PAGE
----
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Welcome, Delforge Heraclitus and constant change - a vexed question THE thought of Heraclitus of Ephesus is still often summarized as " All things are flowing ", panta rhei; by which it is inferred that everything is in constant change. This summary goes back ultimately to Plato, who at Cratylus, 402a, wrote as follows: " Heraclitus says ...


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One can perhaps see the seed being planted in Aquinas' characterization of esse (existence) as "act of being", a new addition to the Aristotelian matter/form duality. In modern times the origins of the idea can be traced to Kant, who first elevated epistemology over ontology, and then emphasized the active role of the subject in shaping the former (...


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One line of thought here is that of existentialism. Philosophers from Aristotle to Aquinas and beyond have thought that there is a human essence, an essential human nature; and that actions flow from this nature. 'To be' a human being is 'to act' in certain characteristic ways and to have certain dispositions to act. Our essence is intrinsic to our existence;...


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Progress means: Movement to an improved or more developed state, or to a forward position. From this definition we can easily understand that since there is movement, 'Progress' is a subset of 'Change'. That means, for 'Progress' there must always be a 'Change'. And 'History' is (The study of or a record of) past events considered together, especially ...


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Which philosophers have proven existing is being part of the change in time? Coincidentally, I became interested in the work of Lee Smolin just last evening. A renowned theoretical physicist, he has made major contributions to the philosophy of physics. His areas of research includes cosmology. According to Wikipedia, in an article he wrote for Physics ...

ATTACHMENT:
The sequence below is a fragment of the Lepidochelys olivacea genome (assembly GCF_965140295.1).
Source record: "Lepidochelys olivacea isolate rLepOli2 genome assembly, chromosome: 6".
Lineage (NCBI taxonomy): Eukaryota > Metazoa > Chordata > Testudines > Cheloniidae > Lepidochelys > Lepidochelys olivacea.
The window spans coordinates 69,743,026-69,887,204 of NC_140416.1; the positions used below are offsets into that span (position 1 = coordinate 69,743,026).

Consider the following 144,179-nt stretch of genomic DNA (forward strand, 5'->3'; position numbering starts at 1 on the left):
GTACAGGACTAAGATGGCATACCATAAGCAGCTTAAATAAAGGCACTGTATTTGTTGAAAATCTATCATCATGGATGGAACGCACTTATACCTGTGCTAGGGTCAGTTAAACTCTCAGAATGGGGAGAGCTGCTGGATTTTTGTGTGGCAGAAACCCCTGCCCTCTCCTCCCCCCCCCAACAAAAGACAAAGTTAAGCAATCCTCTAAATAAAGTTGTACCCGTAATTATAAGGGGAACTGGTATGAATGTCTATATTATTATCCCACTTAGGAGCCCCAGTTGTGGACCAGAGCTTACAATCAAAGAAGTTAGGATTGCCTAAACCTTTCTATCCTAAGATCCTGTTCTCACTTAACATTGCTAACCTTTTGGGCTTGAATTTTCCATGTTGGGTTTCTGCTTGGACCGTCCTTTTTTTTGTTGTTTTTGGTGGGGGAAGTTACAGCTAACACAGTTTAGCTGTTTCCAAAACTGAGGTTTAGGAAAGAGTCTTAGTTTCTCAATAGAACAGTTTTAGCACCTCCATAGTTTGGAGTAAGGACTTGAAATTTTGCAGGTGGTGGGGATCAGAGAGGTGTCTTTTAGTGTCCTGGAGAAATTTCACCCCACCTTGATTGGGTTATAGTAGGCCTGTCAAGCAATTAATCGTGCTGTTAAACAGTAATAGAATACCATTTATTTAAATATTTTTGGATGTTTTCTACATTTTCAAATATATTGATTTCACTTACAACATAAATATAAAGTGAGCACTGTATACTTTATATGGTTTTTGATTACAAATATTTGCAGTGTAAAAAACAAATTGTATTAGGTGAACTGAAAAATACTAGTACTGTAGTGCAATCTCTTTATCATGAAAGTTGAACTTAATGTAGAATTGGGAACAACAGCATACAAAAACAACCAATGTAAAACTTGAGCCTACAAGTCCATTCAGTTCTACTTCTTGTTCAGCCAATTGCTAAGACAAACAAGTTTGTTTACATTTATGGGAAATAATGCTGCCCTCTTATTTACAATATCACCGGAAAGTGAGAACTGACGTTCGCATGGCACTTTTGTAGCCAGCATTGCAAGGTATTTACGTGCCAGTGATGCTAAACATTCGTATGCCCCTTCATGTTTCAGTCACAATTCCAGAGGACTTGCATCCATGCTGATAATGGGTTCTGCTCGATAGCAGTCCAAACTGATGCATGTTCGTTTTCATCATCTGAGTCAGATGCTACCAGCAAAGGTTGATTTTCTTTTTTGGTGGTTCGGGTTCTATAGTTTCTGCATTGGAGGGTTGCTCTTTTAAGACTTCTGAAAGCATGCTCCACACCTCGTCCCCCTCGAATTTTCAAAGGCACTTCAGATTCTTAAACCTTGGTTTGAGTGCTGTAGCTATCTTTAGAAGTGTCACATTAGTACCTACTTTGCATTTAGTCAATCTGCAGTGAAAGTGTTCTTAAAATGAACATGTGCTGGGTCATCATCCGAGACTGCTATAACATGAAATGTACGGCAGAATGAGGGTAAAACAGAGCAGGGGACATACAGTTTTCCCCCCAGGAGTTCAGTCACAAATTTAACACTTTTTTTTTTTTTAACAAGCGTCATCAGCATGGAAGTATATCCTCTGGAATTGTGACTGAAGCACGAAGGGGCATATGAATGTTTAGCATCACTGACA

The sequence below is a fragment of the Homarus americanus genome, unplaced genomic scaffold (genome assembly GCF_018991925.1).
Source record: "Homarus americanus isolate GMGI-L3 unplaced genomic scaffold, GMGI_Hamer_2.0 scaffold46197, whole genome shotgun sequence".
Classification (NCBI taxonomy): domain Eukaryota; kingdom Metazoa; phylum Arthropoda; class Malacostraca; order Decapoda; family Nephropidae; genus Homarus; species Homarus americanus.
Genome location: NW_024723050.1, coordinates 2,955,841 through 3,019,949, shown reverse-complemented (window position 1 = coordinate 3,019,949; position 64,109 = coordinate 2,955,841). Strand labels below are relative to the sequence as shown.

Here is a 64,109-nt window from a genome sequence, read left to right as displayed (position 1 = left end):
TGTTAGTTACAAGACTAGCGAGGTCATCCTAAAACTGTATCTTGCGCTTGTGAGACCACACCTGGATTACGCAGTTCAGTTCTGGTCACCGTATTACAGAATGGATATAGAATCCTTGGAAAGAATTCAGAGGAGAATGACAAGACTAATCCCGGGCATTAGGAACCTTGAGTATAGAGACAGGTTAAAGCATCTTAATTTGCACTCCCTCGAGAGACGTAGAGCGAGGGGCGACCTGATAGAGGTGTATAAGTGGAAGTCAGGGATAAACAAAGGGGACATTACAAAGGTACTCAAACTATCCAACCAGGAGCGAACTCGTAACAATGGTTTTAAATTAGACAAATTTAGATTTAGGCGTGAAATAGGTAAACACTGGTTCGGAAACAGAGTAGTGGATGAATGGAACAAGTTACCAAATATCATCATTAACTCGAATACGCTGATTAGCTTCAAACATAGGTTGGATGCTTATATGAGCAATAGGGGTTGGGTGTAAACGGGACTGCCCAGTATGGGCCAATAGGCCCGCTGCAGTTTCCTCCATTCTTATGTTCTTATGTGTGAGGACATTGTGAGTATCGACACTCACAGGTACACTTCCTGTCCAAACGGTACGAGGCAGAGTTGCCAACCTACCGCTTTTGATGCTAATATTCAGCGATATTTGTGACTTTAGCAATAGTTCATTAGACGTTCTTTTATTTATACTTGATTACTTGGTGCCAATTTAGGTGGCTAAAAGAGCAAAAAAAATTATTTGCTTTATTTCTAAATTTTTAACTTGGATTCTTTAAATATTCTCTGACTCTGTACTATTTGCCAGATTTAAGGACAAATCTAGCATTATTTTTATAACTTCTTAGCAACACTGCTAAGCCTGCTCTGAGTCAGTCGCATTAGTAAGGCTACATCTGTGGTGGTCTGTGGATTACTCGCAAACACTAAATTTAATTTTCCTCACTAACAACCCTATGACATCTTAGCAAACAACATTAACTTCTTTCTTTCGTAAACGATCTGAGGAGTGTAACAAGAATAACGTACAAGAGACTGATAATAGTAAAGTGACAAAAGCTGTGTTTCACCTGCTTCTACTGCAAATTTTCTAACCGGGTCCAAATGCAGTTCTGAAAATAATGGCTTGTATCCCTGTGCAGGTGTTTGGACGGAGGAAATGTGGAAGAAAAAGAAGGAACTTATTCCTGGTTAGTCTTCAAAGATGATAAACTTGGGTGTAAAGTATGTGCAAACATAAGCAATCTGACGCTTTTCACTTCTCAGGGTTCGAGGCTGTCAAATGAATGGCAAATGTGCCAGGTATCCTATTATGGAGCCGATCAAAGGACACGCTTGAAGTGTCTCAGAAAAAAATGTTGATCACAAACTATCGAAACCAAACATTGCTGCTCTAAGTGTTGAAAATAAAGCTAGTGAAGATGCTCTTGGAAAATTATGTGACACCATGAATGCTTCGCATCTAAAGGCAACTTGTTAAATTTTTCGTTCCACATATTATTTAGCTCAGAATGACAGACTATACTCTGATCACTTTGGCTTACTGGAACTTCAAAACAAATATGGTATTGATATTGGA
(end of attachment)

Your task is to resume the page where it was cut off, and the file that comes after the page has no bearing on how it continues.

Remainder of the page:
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One of the strongest proponents of this idea (as far as I know) is Gottlob Fichte, who claims “[the intellect] has no being proper, no subsistence, for this is the result of an interaction and there is nothing either present or assumed with which the intellect could be set to interact. ... The intellect, for idealism, is an act, and absolutely ...


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St. Thomas defends "quidquid movetur ab alio movetur" ("whatever is moved is moved by another") in his commentary on the beginning of Aristotle Physics book 7: Then at (677 [=242a44]) he [i.e., Aristotle] proves directly that whatever is being moved is being moved by some other. This is his argument: Nothing that is being moved by itself rests from its ...


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No, it doesn’t seem to make sense to say that change is just what is changing. One way to see this, is that if change were just what is changing, there could be only one change per thing. Nothing could have changed more than once. Because, suppose a thing Th1 changed twice, the changes being Ch1 and Ch2. But change is just what is changing, and therefore ...


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The argument seems to be a variation of Parmenides's argument against change, especially the premise "ex nihilo nihil fit" that being ("B" in your example) cannot come from nothing (to which "A" was reduced): If a thing arrives at existence it comes either from being or from nothing. Now it cannot come from being (statue from existing statue). Still ...